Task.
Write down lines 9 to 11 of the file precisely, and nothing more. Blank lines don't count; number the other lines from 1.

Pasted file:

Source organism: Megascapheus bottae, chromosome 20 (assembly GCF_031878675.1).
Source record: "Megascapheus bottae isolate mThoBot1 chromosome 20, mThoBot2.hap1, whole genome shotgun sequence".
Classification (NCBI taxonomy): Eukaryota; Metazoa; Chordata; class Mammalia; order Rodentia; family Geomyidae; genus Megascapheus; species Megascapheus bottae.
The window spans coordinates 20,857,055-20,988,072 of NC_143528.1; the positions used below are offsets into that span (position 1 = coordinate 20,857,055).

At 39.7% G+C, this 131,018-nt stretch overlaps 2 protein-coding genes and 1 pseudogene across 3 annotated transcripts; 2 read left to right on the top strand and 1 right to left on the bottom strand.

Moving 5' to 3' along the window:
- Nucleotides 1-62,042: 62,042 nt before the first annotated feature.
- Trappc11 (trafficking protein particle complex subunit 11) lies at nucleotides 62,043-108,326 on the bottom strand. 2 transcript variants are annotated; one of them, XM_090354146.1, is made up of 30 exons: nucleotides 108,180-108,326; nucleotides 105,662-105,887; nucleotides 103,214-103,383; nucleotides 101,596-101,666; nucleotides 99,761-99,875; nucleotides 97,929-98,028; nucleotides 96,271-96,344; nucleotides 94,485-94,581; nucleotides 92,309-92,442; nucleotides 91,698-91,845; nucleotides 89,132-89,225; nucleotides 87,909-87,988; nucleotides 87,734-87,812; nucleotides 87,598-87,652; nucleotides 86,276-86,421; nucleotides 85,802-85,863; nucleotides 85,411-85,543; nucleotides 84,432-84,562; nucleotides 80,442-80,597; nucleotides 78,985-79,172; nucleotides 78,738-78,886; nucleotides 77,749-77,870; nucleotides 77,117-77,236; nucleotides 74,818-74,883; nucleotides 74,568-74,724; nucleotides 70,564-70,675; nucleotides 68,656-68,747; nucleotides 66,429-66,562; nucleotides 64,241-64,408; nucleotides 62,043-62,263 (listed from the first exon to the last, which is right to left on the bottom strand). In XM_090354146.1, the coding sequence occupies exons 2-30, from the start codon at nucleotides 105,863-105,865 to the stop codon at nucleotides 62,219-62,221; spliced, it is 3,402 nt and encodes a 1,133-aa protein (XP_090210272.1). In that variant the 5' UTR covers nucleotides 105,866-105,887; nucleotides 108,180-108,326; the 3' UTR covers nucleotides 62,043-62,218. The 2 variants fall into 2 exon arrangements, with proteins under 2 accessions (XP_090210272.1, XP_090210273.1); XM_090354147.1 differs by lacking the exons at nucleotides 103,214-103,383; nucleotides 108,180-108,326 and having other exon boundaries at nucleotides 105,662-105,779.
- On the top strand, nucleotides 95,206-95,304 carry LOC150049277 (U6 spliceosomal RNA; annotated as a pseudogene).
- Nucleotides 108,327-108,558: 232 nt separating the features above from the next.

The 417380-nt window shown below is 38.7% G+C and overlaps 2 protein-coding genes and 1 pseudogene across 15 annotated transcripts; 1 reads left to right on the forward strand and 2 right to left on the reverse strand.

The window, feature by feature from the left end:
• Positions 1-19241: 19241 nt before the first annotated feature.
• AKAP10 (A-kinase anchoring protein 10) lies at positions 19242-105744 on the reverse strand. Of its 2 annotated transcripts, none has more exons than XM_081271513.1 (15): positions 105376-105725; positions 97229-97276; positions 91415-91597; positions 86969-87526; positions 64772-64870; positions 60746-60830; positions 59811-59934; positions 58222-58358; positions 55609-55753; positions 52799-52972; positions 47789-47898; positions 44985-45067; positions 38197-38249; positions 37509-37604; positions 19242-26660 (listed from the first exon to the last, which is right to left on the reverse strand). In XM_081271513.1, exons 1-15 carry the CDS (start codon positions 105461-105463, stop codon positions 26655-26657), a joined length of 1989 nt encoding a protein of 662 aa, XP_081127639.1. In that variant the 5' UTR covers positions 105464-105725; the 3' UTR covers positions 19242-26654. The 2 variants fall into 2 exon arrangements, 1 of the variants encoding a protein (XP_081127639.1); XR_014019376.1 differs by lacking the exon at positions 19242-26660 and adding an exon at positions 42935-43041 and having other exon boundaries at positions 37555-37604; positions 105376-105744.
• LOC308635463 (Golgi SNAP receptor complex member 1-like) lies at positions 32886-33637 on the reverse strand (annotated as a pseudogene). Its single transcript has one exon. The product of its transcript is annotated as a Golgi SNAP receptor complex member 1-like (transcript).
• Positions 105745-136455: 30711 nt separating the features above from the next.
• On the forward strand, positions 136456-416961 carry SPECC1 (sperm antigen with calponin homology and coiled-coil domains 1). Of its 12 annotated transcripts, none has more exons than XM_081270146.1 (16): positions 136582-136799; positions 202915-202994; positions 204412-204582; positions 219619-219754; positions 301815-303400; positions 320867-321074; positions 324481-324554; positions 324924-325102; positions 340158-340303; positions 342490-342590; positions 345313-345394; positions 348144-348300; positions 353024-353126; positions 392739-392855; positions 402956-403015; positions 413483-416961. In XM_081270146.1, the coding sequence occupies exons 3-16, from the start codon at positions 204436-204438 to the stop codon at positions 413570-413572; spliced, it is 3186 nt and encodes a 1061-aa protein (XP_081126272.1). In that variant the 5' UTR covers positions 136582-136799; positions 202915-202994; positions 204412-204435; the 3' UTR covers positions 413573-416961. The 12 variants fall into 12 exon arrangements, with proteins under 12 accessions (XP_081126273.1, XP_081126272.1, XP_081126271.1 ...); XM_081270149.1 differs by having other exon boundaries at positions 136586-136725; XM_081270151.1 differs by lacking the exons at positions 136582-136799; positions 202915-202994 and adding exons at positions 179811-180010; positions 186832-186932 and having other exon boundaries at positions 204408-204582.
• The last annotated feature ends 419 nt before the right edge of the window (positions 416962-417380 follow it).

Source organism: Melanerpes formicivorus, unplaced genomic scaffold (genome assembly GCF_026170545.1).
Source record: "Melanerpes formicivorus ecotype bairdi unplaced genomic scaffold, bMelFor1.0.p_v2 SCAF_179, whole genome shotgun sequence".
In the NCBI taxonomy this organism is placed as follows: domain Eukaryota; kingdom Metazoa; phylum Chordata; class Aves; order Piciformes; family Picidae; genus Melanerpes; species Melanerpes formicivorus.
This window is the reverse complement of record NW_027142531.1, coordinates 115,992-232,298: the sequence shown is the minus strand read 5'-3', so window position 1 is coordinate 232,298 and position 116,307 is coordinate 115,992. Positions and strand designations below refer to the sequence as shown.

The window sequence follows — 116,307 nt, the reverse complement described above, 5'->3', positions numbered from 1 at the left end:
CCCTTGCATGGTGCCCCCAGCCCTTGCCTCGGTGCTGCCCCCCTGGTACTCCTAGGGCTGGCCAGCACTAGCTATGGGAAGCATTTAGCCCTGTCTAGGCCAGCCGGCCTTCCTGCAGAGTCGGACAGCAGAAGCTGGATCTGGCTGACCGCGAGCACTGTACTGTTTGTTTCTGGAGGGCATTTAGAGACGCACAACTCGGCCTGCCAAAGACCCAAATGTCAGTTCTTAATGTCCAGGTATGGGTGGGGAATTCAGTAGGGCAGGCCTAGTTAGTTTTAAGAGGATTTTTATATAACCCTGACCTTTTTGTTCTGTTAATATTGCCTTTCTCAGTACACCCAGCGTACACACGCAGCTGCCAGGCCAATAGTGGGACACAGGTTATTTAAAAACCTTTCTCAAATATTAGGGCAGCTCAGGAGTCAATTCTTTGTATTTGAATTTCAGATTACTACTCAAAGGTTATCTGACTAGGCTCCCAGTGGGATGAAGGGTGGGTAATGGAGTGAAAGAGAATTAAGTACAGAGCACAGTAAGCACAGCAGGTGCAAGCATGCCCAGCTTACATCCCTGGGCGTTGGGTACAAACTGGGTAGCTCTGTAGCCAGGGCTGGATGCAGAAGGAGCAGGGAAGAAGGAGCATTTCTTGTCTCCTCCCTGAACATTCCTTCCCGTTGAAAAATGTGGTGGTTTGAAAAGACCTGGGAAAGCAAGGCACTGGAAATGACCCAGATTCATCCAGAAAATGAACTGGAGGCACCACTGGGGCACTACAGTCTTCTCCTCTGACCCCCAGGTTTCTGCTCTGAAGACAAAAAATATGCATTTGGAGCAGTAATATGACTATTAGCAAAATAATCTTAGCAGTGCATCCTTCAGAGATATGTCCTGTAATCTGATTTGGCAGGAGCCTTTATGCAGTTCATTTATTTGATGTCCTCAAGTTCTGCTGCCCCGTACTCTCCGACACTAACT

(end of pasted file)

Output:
- On the top strand, nucleotides 95,206-95,304 carry LOC150049277 (U6 spliceosomal RNA; annotated as a pseudogene).
- Nucleotides 108,327-108,558: 232 nt separating the features above from the next.

The 417380-nt window shown below is 38.7% G+C and overlaps 2 protein-coding genes and 1 pseudogene across 15 annotated transcripts; 1 reads left to right on the forward strand and 2 right to left on the reverse strand.